Put the borscht on the menu at the Barclays Center — a Russian billionaire now owns the Brooklyn-bound New Jersey Nets!
On Tuesday, the NBA’s Board of Governors signed off on Bruce Ratner’s sale of the struggling franchise to oligarch Mikhail Prokhorov, making the metals and mining mogul the first non-North American owner of a team.
Last year, the 45-year-old Prokhorov (left) inked a deal with Ratner to buy 80-percent of the money-losing team, plus 45 percent of the lucrative Barclays Center arena, which is under construction at the corner of Atlantic and Flatbush avenues.
And he’s excited about turning around the fortunes of this once-great club.
“For those who are already fans of the Nets and the NBA, I intend to give you plenty to cheer about,” he said in a statement.
The NBA vote accomplishes several things, namely, allowing Prokhorov to be front and center at the league’s draft next week — an event that is seen as the first step on the road to recovery for the Nets, who may win the overall first pick, thanks to the team’s 12-70 record this season.
And the vote also allows Ratner to devote his full attention to what made him wealthy in his own right: building.
Indeed, Ratner recently told the Wall Street Journal that he lost around $30 million each season that he ran the team.
Prokhorov’s agreement to buy the Nets, and take a stake in the arena that will house them, pulled the entire $4-billion Atlantic Yards project from the brink of a collapse brought on by a slack economy, lawsuits and cost-overruns associated with Frank Gehry’s initial design.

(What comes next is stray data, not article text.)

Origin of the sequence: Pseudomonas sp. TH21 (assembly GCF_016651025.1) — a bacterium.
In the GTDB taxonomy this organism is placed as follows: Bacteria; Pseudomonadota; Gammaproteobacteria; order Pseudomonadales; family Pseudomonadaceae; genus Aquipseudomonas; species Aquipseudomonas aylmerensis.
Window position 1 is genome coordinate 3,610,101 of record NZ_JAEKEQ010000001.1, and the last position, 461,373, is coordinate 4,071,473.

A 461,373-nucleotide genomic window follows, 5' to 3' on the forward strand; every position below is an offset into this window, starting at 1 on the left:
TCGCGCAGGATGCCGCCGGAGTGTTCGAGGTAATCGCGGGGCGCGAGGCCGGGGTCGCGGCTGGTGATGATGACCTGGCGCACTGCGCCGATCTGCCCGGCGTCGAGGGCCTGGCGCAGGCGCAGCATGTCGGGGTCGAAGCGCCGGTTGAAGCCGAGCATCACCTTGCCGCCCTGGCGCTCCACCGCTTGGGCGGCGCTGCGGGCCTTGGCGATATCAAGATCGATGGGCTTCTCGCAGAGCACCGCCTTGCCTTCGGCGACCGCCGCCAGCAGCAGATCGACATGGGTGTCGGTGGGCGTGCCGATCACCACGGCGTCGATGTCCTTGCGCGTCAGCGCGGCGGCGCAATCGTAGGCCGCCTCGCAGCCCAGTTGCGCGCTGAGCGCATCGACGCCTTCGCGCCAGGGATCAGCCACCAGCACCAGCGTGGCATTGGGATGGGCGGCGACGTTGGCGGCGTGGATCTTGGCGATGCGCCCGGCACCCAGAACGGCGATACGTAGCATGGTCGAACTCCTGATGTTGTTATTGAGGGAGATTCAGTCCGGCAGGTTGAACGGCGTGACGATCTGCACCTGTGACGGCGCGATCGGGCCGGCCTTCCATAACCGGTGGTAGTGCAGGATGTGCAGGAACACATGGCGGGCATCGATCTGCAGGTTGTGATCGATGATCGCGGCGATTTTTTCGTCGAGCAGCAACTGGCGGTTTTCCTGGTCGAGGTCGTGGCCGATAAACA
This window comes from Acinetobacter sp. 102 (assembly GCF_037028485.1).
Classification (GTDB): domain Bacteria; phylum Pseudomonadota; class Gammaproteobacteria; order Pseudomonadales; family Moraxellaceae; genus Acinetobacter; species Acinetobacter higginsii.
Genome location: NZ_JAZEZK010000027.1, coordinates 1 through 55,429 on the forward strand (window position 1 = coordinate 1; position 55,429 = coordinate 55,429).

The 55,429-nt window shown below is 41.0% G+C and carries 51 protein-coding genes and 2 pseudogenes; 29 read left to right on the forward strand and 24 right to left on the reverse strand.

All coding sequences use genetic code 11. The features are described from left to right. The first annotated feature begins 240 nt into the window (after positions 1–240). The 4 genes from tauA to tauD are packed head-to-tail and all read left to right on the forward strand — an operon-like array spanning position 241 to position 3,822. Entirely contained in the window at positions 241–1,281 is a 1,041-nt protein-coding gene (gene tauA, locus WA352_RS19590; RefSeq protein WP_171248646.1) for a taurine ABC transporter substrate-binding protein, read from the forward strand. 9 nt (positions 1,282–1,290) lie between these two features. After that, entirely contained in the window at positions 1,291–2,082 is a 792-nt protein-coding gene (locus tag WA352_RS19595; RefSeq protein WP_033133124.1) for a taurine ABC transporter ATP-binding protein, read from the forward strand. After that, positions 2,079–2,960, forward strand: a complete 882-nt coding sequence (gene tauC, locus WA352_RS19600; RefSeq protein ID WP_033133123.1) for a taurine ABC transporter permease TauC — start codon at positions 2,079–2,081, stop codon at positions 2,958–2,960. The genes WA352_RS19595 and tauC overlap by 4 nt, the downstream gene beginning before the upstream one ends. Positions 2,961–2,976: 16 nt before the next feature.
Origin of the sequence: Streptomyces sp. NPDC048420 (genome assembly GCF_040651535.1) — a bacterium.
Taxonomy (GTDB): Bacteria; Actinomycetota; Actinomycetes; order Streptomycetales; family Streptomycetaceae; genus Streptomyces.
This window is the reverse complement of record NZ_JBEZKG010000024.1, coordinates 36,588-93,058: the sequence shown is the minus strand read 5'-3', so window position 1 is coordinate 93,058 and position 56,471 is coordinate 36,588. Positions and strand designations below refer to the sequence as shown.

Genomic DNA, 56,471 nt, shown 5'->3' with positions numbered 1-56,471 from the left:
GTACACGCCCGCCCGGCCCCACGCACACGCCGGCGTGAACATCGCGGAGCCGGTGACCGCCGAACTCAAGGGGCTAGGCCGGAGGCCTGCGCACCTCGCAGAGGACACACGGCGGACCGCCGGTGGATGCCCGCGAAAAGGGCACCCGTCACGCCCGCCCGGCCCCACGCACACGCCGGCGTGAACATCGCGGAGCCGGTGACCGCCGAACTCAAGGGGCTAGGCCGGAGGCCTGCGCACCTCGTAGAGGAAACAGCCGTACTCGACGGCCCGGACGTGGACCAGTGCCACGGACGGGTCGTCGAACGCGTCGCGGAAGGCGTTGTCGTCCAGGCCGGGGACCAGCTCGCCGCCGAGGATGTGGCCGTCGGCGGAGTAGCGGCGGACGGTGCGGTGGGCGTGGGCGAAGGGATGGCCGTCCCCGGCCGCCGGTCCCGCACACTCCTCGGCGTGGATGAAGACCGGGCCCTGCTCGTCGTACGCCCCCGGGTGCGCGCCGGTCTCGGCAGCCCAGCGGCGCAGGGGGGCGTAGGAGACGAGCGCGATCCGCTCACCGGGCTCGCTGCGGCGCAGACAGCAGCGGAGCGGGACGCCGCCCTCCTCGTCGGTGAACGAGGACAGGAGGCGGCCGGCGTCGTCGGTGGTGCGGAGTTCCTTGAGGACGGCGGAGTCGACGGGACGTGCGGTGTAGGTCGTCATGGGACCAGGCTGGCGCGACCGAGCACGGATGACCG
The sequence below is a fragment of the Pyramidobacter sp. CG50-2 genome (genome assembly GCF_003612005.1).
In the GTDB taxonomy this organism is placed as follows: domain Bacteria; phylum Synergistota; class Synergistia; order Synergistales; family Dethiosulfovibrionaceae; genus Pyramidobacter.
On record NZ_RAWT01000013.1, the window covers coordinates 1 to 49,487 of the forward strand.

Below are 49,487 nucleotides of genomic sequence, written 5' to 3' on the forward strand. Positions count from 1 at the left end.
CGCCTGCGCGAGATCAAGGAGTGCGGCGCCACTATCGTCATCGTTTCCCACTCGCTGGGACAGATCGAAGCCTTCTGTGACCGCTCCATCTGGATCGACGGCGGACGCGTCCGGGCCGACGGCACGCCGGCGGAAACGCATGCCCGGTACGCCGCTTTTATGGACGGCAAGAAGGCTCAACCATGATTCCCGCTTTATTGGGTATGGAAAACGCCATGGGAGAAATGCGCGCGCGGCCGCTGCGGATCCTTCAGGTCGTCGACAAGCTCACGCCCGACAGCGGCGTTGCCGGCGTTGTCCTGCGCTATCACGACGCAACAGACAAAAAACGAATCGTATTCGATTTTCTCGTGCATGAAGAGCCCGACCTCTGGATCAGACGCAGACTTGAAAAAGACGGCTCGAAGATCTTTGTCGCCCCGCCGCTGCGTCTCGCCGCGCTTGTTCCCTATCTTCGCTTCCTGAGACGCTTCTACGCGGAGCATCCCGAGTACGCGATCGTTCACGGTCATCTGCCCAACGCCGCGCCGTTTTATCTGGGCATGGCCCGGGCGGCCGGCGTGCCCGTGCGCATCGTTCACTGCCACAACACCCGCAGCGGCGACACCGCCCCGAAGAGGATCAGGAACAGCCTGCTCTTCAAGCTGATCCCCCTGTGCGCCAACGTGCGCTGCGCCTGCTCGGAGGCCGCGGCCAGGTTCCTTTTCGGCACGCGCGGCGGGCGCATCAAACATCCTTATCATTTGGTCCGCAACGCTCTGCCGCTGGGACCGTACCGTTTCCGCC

NBA Commissioner David Stern hailed the board vote with a statement on Tuesday. But not everyone was as fired up about the Siberian tiger that will soon be coming to Brooklyn.
Several lawmakers have called for a delay to the approval due to allegations that Prokhorov earned his billions in part through shady business dealings with Zimbabwe.
“The public benefits of Atlantic Yards will be hollow if they are achieved with the help of profits gained through fraudulent schemes or a regime that holds no regard for human rights,” read the letter, signed by Councilmembers Brad Lander (D–Park Slope) and Letitia James (D-Fort Greene) and three state Assemblymen.
But Nets fans are salivating.
Prokhorov has said little thus far, but when he has spoken about the team, he has promised to throw his money around to attract top talent, including, perhaps, the great LeBron James, who becomes a free agent after this season.
Many teams covet the Cavalier, but a source close to Ratner said that the Nets could be competitive and exciting with a different mix of role-players once the Barclays Center opens during the 2012-2013 season.
The NBA’s approval of the deal caps a whirlwind three month for Ratner and his Atlantic Yards.
In March, a judge approved the developer’s seizure of properties in the project footprint through eminent domain.
Ratner then broke ground in a star-studded affair and later struck deals with the final holdouts in the footprint, including Freddy’s Bar and the condo owner Daniel Goldstein.